|Distance:||9.5 miles, RT|
|Hiking Time:||4-5 hrs|
|Elevation Gain:||3,122 ft|
|High Point:||6,848 ft|
|Snow Free:||July - September|
|Trailhead Pass:||Northwest Forest Pass Required|
Trailhead: N 46° 57' 44", W 121° 28' 48"
One of the most idyllic hikes anywhere is to the top of Norse Peak, offering lovely alpine meadows, lakes, and scenic beauty all within a virtual stone's thrown of civilization, namely Crystal Mountain Ski Area. While you can see the ski slopes from some vantage points along the way, there are other places where you are alone with nature and the aesthetic charm of the surrounding vistas. You could easily imagine you're hundreds of miles from any evidence of humanity.
On this particular day, we couldn't tell it was September on Norse Peak. The meadows were still green and higher trails bordered with wildflowers. Only hellebore at higher elevations was tinged with autumn gold and we even found columbine blooming along shady stretches of the trail. Another plus - biting insects are dying off and shouldn't be much of a problem for the rest of the season. Even with a light dusting of snow, this is a trail you can often enjoy through mid to late October.
Overall the Norse Peak trail is in great condition. Finding the trailhead however, is a bit tricky. As of September 2011, there is no sign for the trailhead plus the road number for Forest Service Road No. 410 (where the hike begins) is hidden by vegetation. Keep in mind, this also means this trail is less well known than many others and on busy summer weekends in the national park, few people come to this area to hike even though the meadows are as lovely and the views of Mt. Rainier as stunning.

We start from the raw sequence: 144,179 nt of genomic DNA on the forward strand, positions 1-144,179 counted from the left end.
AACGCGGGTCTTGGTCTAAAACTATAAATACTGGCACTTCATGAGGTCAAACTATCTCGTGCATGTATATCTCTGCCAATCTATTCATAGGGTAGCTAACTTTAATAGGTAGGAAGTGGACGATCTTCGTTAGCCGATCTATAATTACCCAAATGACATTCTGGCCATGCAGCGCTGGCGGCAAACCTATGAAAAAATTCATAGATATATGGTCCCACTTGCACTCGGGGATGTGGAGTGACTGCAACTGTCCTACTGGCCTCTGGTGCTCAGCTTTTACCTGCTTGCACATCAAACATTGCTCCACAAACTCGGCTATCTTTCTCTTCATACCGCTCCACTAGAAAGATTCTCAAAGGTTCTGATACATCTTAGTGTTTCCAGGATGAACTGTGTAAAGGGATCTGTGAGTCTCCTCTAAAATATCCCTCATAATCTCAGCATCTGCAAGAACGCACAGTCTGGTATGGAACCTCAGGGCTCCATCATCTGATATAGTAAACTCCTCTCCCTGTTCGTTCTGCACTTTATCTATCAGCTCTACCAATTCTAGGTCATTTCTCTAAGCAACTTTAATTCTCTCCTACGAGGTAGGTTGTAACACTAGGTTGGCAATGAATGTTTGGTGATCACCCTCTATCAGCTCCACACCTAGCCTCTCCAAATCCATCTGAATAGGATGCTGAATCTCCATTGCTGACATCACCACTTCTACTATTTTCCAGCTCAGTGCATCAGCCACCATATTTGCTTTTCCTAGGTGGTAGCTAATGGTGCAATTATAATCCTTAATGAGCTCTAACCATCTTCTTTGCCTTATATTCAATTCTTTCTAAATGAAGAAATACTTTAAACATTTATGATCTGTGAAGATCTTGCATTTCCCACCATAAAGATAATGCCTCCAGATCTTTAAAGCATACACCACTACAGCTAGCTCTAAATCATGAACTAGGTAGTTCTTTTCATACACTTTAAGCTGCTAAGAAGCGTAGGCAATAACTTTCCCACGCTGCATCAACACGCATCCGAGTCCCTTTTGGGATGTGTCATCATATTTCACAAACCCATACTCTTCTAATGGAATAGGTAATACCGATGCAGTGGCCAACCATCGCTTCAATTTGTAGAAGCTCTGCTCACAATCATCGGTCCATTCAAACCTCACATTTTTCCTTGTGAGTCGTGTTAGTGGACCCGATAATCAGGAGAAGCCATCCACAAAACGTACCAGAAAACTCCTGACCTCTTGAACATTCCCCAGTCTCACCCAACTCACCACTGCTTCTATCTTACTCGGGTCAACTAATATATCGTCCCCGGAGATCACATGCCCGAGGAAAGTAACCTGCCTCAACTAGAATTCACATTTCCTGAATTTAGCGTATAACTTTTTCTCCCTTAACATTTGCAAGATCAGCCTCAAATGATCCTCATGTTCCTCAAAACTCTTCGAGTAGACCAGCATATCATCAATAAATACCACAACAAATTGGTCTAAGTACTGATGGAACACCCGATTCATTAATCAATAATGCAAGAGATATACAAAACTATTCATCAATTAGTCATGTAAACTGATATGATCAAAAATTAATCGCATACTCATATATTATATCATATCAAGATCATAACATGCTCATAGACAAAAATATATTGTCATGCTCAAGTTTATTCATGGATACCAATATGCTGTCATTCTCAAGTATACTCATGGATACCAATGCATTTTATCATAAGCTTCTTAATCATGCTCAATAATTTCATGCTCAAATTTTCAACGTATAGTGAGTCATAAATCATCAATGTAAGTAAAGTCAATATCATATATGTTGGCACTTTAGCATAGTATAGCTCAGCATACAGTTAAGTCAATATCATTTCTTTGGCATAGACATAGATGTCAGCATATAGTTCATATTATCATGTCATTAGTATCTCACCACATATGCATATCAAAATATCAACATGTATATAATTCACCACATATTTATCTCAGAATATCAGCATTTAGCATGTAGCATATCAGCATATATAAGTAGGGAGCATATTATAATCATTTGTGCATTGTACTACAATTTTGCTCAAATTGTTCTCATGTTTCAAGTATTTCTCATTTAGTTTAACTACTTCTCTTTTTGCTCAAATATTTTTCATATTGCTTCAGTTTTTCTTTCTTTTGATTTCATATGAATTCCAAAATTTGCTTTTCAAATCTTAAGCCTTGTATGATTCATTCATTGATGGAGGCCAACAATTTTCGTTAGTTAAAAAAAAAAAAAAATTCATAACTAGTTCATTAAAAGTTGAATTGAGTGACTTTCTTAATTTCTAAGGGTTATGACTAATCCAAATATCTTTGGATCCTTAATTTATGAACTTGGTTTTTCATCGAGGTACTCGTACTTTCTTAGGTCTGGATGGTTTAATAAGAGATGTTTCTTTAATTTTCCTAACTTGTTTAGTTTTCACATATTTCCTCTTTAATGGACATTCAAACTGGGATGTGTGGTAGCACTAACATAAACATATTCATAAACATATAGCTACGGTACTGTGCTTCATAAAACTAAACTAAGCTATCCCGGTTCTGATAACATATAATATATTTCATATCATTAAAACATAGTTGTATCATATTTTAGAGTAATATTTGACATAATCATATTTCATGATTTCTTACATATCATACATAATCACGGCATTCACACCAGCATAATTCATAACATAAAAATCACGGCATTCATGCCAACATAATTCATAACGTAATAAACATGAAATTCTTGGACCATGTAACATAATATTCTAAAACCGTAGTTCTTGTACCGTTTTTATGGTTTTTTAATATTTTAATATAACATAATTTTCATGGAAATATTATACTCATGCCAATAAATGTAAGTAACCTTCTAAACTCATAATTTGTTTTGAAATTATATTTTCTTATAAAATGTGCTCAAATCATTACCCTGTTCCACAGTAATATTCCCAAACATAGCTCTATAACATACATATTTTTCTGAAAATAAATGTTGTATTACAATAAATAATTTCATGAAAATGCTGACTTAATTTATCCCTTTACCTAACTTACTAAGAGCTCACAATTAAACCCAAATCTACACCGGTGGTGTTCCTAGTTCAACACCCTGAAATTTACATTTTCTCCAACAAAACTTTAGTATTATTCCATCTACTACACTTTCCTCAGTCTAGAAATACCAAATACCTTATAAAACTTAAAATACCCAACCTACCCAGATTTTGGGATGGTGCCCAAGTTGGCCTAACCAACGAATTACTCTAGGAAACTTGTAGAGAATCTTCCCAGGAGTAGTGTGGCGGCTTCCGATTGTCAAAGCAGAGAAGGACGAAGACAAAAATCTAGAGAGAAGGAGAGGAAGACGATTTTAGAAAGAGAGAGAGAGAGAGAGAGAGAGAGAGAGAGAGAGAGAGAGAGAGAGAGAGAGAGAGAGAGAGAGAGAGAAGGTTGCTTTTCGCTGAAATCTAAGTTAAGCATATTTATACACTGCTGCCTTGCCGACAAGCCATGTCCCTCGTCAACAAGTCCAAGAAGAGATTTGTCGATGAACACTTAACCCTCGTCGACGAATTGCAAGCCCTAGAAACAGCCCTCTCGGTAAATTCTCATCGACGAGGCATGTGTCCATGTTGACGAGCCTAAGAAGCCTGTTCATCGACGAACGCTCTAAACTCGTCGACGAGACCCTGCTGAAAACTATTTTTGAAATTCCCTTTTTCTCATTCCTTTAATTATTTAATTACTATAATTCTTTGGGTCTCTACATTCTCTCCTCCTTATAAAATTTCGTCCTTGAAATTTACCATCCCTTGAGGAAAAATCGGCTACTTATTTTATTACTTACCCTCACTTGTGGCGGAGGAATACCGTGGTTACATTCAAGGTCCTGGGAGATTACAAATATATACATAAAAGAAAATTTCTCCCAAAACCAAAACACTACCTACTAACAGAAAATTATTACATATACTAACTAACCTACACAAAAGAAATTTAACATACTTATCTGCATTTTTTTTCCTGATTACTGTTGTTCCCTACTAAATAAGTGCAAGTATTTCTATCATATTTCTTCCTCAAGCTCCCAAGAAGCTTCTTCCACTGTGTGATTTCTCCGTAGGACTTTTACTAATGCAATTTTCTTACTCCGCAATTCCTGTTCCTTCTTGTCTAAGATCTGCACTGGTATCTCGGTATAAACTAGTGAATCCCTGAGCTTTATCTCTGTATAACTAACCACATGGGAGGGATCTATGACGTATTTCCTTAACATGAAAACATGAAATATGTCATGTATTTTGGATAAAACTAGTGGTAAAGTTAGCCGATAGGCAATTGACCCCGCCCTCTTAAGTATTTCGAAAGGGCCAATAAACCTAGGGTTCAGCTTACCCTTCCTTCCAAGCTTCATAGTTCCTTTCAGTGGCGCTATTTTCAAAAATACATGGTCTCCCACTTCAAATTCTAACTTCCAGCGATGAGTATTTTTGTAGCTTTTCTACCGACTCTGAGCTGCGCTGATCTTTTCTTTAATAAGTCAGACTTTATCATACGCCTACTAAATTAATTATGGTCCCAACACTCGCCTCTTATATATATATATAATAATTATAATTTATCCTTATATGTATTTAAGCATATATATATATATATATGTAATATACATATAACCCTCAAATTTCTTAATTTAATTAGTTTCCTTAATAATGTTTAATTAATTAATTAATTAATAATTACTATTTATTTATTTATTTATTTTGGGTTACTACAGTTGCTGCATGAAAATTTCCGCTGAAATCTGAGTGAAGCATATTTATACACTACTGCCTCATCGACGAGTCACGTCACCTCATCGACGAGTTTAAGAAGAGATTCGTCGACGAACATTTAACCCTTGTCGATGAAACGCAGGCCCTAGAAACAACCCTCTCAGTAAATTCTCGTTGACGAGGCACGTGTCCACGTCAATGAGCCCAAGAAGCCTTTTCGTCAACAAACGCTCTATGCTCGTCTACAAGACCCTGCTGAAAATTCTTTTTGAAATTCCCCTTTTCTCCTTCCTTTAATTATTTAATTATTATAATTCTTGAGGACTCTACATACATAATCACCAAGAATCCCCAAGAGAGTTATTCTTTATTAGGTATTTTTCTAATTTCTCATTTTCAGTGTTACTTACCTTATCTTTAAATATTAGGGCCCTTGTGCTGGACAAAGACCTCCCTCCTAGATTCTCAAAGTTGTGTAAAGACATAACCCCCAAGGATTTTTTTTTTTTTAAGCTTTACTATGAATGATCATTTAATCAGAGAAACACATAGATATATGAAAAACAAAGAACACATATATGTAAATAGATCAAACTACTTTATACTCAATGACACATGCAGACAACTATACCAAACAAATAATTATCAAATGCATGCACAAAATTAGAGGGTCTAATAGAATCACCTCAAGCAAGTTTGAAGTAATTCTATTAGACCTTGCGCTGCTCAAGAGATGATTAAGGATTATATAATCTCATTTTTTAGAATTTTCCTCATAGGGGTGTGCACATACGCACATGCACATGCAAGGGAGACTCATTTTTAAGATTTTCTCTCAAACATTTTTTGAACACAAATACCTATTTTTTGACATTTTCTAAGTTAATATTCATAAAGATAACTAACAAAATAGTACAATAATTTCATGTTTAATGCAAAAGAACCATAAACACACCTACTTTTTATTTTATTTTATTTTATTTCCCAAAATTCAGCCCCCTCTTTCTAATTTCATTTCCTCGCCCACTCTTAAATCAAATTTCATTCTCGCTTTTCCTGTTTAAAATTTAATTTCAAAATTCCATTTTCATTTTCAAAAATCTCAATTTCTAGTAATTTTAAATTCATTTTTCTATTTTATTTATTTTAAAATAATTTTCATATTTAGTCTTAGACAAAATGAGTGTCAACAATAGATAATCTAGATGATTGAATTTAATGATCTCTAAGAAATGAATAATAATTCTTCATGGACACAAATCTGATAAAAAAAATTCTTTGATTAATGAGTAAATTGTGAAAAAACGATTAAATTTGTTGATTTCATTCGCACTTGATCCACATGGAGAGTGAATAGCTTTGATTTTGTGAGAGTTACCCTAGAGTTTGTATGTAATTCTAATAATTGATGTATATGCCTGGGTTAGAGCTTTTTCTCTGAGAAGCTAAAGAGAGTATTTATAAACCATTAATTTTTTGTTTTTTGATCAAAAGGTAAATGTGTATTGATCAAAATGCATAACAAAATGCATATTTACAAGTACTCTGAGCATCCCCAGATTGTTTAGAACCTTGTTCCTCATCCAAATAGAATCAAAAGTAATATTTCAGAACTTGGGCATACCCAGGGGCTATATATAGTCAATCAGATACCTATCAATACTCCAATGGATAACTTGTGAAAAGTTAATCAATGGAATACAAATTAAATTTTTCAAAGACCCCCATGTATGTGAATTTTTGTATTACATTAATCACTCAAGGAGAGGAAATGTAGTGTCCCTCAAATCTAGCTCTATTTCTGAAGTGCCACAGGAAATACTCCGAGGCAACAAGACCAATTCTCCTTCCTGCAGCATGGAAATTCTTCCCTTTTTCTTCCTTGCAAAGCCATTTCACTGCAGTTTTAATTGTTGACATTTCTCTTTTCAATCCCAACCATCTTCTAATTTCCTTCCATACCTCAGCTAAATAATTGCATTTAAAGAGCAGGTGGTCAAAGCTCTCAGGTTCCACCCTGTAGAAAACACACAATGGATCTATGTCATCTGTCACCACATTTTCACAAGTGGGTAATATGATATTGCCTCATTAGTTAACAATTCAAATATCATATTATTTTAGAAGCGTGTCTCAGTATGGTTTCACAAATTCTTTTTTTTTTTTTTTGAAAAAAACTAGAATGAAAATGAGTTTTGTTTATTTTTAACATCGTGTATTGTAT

Per the map (Green Trails No. No. 271 - Bumping Lake, WA) we initially parked at the junction of Forest Service Road No. 410 and Crystal Mountain Road but noted there was little room to turn around. Better: park beside Crystal Mountain Road (that is probably what the forest service would prefer). Road No. 410 is where the hike begins. Look carefully; there is a sign for the road number but it is obscured by vegetation. After figuring out where to park, we walked up Forest Service Road 410 and through an open gate - shortly beyond is a brown, blank signboard (left). Though not designated as such, this is the trail - turn uphill onto the well-traveled path.
The morning was already unseasonably warm and we were grateful for shade and a cool breeze along the trail. As we continued we enjoyed sneak previews of Mount Rainier through the trees and views of Crystal Mountain and the Crystal Mountain Ski Resort. We passed a few sections of old trail that were signed "closed for restoration". At about two miles (5,890 feet) we reached the trail junction for Goat Lake (left; N 46° 58' 01", W 121° 28' 00") indicated by a large, hand-painted sign (the only sign we saw the rest of the hike).
Forest, small meadows and switchbacks with views held our interest and as we gained elevation meadows began to predominate on ever-steeper terrain. Some meadows were fresh and green, others tinged with copper and gold, indicating autumn's approach though many wildflowers still bloomed, seemingly oblivious to the changing season.